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Title: Landscape management for urban green space multifunctionality : a comparative study in Sheffield (UK) and Yuci (China)
Author: Shi, Wenzheng
Awarding Body: University of Sheffield
Current Institution: University of Sheffield
Date of Award: 2013
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The key purpose of this thesis is to investigate how the concept of multifunctionality, applied to the totality of green infrastructure, can help to underpin an improvement in the management of urban green space. The thesis uses a paired comparison study to investigate ways of enhancing landscape multifunctionality in green infrastructure through improved management in different cities. This study compares actual and potential prospects for development of green infrastructure in Sheffield, UK and Yuci, China. Landscape management plays a key role in improving the quality of urban environments and enhancing green infrastructure. The concept of multifunctionality has been considered as a core property of green infrastructure and has been particularly impacted in Europe, UK and USA. However, most literature on green infrastructure emphasises its spatial planning phases, and usually gives less attention to landscape management aspects. Therefore, this thesis concentrates on management aspects of green infrastructure; particularly those that enhance its multifunctionality. This research commences with a literature review to understand related research and management background. Subsequently, Geographic Information System (GIS) is used to show and explain what kind of green spaces and multifunctionality are present. Based on GIS mapping, relevant policies and plans are reviewed and evaluated in selected cities, supplemented by interviews with landscape managers. The interviews provide particular insights into implementing action and monitoring of management proposals and actions. As a comparative study, this thesis has critically compared national and local policy contexts for green spaces in the UK and China. Based on mapping exercises and policy analysis, a representative set of management practices and specifications have been selected for more detailed analysis. The extent to which these documents contain multifunctional management approaches has been undertaken by evaluating them in relation to multifunctionality criteria. It is clear that there are significant differences in practices between Sheffield and Yuci, although, many of their needs are similar. One output of the research is to contribute to 'knowledge exchange' as a way of improving policy and practice. The comparative case studies in this thesis identify a number of potential factors in management for improving multifunctional green infrastructure. The roles of policy, management approach, and comprehension of multifunctionality among managers are discussed in order to ascertain the ways in which multifunctionality can be promoted in green infrastructure. Some of the benefits and barriers in the management process such as legislation and resources are discussed to investigate potential opportunities. On the other hand, the experiences of management from different backgrounds are explored as a basis for knowledge exchange.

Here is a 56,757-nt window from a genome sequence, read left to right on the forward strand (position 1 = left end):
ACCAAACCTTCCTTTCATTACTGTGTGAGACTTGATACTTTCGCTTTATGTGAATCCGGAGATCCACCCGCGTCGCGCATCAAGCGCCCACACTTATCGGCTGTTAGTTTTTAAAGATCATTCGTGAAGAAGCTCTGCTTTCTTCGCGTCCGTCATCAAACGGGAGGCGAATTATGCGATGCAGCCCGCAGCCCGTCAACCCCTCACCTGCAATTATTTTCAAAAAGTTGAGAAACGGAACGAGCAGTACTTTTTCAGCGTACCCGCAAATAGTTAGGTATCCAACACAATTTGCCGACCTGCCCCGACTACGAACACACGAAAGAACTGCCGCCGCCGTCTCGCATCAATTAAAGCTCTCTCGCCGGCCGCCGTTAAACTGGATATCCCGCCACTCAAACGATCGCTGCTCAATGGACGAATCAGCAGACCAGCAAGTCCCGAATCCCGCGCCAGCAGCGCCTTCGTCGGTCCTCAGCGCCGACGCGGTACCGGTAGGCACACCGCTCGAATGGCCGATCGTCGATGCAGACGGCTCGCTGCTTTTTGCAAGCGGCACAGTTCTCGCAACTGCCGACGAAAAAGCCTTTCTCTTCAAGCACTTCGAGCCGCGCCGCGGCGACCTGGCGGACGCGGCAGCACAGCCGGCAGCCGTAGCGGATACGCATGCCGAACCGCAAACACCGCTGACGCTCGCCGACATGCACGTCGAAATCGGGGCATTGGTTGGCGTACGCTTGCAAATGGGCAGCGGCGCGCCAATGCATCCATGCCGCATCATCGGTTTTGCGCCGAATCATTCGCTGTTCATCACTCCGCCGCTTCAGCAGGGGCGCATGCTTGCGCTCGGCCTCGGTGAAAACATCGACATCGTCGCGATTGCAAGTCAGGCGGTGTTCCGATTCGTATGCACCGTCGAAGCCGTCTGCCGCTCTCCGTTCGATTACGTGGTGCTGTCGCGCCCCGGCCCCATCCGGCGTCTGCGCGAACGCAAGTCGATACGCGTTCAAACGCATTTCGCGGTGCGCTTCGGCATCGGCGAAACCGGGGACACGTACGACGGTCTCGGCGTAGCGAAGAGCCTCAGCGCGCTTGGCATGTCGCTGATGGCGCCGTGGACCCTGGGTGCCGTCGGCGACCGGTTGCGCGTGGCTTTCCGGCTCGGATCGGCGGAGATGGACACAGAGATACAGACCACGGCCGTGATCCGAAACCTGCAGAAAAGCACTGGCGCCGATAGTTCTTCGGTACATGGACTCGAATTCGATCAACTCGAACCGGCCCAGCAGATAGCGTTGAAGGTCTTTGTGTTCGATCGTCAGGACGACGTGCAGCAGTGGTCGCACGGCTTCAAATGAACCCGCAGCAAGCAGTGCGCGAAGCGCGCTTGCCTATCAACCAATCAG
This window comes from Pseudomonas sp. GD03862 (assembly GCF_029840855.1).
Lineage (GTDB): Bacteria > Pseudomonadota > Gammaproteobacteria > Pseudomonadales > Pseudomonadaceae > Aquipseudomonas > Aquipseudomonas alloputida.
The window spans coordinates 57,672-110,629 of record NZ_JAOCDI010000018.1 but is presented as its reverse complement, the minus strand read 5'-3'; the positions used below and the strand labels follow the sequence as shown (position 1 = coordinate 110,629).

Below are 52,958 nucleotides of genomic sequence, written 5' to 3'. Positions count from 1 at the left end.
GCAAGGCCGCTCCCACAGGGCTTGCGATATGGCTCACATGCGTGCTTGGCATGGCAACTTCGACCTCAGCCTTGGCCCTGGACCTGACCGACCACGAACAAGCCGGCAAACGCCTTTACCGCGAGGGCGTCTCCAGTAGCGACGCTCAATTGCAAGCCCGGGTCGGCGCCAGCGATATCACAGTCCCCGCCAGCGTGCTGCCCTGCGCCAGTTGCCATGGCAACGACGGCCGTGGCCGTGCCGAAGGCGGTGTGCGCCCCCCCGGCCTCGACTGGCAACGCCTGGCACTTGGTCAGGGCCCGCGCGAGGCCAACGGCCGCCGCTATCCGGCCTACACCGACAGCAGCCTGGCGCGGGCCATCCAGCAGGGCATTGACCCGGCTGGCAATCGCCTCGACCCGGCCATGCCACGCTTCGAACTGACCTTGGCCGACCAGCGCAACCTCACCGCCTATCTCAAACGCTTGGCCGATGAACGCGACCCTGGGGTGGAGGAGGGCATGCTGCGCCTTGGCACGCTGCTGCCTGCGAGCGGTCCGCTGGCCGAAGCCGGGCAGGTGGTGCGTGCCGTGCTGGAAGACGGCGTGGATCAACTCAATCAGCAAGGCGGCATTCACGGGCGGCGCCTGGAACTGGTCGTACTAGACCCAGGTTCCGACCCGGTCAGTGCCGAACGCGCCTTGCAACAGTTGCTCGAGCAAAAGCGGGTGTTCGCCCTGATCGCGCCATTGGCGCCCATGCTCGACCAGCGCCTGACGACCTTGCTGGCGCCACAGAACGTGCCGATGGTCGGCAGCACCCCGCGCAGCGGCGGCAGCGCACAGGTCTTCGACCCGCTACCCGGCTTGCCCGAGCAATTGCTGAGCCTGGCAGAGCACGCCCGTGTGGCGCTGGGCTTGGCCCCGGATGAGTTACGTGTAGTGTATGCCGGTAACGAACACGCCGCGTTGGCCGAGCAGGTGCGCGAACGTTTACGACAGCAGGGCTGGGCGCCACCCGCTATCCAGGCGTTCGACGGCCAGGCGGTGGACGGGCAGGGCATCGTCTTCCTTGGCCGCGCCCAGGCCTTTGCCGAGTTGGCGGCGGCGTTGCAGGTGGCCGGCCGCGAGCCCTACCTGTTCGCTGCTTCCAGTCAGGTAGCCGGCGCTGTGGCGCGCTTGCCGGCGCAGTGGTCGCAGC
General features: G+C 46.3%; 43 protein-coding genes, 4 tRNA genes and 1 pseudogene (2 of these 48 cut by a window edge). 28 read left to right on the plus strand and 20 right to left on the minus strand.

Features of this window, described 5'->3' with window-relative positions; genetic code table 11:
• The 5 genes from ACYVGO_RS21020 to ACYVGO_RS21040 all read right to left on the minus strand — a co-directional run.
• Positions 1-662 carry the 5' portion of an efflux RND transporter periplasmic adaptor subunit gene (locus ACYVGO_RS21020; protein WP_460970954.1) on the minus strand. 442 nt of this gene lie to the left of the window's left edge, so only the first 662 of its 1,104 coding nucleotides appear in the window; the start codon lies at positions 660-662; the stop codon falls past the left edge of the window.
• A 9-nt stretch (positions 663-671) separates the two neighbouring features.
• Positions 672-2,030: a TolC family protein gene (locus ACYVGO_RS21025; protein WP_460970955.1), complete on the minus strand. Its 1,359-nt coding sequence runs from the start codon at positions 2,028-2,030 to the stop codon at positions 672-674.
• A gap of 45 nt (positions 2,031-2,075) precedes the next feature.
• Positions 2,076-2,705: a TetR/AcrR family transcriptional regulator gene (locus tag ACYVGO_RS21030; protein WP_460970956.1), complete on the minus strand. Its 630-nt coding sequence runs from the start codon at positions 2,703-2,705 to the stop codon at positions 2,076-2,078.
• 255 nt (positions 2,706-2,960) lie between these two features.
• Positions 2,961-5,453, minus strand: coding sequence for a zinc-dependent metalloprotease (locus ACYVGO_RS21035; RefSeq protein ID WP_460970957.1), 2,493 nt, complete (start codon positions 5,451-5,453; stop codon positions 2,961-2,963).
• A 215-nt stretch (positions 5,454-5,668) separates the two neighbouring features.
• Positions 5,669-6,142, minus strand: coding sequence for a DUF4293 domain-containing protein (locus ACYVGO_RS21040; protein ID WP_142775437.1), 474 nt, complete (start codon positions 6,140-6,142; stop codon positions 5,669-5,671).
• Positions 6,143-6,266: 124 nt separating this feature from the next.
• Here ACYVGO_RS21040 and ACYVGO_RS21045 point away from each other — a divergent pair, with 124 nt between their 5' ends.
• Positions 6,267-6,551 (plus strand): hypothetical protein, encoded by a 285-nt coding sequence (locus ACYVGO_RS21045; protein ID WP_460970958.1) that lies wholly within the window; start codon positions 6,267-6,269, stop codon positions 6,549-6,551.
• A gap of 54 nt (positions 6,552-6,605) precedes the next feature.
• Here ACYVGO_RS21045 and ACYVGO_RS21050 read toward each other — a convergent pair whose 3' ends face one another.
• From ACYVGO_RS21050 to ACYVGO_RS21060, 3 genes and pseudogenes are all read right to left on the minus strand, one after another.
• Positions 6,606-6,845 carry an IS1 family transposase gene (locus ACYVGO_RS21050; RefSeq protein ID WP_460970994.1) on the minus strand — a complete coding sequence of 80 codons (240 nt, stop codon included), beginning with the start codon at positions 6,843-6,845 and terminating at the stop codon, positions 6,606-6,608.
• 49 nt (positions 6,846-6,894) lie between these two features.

Supervisor: Woolley, Helen ; Selman, Paul Sponsor: Not available
Qualification Name: Thesis (Ph.D.) Qualification Level: Doctoral
EThOS ID:  DOI: Not available